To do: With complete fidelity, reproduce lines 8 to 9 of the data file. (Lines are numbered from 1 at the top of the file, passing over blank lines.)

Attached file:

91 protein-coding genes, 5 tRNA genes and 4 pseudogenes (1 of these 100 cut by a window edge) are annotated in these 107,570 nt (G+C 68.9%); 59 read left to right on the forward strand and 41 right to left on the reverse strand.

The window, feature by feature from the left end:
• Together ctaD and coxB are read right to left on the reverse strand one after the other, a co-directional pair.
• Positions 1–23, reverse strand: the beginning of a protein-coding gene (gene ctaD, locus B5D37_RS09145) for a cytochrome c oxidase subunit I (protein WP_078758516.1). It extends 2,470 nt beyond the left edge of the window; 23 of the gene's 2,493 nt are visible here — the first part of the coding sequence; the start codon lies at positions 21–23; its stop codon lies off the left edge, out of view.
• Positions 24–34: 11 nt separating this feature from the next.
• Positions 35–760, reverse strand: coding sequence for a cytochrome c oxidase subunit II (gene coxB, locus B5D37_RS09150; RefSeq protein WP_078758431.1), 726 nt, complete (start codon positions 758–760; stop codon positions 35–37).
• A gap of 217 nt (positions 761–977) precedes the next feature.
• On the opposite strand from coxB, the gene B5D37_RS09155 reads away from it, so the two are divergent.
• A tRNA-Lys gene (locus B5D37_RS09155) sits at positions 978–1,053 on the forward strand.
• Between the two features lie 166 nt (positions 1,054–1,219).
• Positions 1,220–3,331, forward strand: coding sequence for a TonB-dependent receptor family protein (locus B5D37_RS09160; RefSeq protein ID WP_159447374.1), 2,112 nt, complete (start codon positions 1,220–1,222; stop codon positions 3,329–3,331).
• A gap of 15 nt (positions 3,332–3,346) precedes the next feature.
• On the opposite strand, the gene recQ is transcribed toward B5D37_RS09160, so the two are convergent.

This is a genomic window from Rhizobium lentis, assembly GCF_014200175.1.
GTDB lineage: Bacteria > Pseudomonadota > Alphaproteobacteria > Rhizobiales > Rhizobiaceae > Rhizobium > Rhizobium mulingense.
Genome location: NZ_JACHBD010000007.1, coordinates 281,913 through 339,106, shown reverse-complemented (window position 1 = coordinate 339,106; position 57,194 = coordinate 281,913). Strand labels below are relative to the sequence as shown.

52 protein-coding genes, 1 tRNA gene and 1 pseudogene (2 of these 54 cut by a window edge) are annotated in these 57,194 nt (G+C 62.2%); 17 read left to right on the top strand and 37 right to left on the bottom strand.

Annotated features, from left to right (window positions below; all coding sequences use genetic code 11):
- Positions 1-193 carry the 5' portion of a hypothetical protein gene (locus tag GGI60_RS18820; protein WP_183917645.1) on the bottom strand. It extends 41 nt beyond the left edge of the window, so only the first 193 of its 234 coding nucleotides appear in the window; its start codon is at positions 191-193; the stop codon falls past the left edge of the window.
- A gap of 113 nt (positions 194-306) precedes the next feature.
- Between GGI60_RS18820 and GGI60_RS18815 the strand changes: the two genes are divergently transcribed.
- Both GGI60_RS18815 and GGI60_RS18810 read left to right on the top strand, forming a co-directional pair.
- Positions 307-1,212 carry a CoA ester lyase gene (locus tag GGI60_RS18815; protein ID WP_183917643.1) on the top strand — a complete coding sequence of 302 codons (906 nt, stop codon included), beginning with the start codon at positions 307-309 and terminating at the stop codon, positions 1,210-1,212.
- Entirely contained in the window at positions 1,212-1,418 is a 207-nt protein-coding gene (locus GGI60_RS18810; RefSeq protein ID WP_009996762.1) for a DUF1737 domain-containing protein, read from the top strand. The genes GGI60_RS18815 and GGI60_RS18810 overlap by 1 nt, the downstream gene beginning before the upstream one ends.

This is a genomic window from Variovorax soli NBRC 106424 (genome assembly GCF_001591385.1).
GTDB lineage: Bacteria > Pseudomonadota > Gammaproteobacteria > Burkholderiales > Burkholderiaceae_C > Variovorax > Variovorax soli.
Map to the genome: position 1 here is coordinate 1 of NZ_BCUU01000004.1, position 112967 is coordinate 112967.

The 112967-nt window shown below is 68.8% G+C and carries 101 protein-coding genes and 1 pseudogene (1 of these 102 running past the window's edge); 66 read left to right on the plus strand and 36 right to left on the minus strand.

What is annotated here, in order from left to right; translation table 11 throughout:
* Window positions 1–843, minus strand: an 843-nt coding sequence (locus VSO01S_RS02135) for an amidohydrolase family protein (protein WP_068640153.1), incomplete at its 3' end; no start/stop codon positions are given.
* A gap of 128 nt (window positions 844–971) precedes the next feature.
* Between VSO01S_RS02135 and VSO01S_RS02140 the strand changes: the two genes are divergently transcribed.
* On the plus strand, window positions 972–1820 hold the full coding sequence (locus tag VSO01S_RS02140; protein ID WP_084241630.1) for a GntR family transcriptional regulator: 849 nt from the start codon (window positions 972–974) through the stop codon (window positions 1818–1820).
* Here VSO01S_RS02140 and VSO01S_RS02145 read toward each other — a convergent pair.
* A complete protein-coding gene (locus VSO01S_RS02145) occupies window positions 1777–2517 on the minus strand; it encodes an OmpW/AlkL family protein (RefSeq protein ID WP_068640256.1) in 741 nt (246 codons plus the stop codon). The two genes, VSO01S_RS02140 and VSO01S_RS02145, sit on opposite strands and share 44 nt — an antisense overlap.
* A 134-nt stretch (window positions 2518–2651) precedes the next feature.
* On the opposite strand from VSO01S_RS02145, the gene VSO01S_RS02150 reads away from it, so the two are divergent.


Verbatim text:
• On the opposite strand from coxB, the gene B5D37_RS09155 reads away from it, so the two are divergent.
• A tRNA-Lys gene (locus B5D37_RS09155) sits at positions 978–1,053 on the forward strand.